However, I'm not convinced that our OSs can't be much, much simpler. You can, almost reasonably, use DOS as a daily driver still. I have very fond memories of DOS because it was simple. Even as late as the early 2000s, if you wanted something like a MAME cabinet you'd often use DOS. You just plop some application and data folders onto a disk with like 4 system files and you were pretty much done.
Where is today's DOS? I suppose it's Linux, which is orders of magnitude more complicated (especially once you start talking about a GUI) and even Linus admits it has become quite bloated. I personally think we can do a lot better and I've been toying with the idea of putting something together because I'm just so sick of modern computing's bullshit.
PS: If anyone is aware of an organized effort towards this goal that already exists, please let me know.
I like your rule-of-thumb that you should not need a package manager.
Muratori has a theory that USB has made the OS scene complex (https://www.youtube.com/watch?v=kZRE7HIO3vk&t=1350s).
Two other things - the browser and TCP/IP.
Goal: a system where you can fit the whole stack in your head, yet participate in a networked world.
Approach A. Outline a reference hardware platform. Port NetBSD or minix3 or plan9. Then simplify. e.g if unix, get rid of users and groups, get rid of x, get rid of package mgmt, get rid of nfs. You could bootstrap this in qemu.
Approach B. Establish an alternate browser. Something like gopher, but with async events between the 'page' and the user. This allows for chat and form manipulation. You can send non textual content through this async link - video, audio. Codecs are a trap, they lead to pkg management and complexity. How to stop proliferation?
Unfortunately the only way to deal with that is to give up on the idea of running on a majority of existing PC hardware and target only a small subset of commodity hardware. Ideally it would all be open, to ensure it isn't going anywhere for a while, but sadly there is no such system.
I'm glad to see I'm not the only one who thinks Users and Groups are the wrong abstraction for systems like this.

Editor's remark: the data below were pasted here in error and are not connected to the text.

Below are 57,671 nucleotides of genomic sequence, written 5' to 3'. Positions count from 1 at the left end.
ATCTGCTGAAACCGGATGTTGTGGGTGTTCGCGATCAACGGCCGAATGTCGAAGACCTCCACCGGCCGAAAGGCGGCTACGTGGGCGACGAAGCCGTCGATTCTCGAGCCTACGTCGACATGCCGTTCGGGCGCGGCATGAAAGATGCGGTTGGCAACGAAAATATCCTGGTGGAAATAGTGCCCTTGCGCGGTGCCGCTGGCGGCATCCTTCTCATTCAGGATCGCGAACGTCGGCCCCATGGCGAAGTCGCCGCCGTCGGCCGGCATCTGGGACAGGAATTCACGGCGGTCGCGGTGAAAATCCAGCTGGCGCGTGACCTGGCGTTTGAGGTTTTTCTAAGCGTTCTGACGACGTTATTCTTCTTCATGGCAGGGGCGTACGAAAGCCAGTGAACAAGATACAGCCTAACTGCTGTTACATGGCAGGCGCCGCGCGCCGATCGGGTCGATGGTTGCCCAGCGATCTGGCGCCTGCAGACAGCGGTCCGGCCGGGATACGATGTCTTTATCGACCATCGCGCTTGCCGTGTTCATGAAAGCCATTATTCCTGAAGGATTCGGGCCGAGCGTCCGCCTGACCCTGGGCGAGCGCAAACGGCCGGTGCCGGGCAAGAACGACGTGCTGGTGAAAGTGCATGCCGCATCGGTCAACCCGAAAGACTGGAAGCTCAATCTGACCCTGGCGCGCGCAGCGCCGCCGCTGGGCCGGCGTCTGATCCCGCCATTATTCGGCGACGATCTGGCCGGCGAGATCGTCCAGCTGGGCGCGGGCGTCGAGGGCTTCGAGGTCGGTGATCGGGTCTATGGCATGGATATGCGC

2. about web: too bad that design-addict webdev community bloated it. But wish someone make a simpler, faster & straightforward web as portable app platform with few nice commercial qualities...
3. About OS: OS need not be bloated if it isn't running behind popularity by satisfying everyone's remote needs. ( source: plan9, suckless, busybox )...
2. No disagreement here.
3. Unfortunately it still kinda does, because drivers. Two of the ones you listed sit on top of the Linux kernel, which even Linus thinks has become bloated.
Linux above: You need a hypervisor. See L4 or Genode.
Linux below: See unikernels.
An alternative would be targeting a single set of hardware that's likely to be around a really long time. I'd be ok with that and something like a Raspberry Pi, but only if all the hardware was open. Of course, then you're in more of a 68k Mac space where hardware choices are extremely limited.
I think we are talking about a different niche.
If so, no need to think in terms of catch-up. Rather: work out the design values of this niche.
Lots of ideas, but this thread is already deep. I have created #dinghy on irc.freenode.org, would be interested to discuss further.
If you want simple nowadays, boot a Linux kernel into busybox. It'll boot almost as fast as DOS but you'll have all the crazy modern amenities like 64 bit support and network drivers.
You don't even need a package manager. You could just unpack a GCC binary and compile all the junk you want yourself.
Still, AppImage is an attempt to bring sanity to the garbage fire of the Linux Desktop. I'd rather have a system that wasn't a garbage fire to begin with.
You seriously say this in an era when Electron exists? You'd be hard pressed to waste more resources by simply not having deduped libraries.
> Package-based distributions concern themselves with this a lot
Yes, and they end up causing a lot more headache than they ever save because of it.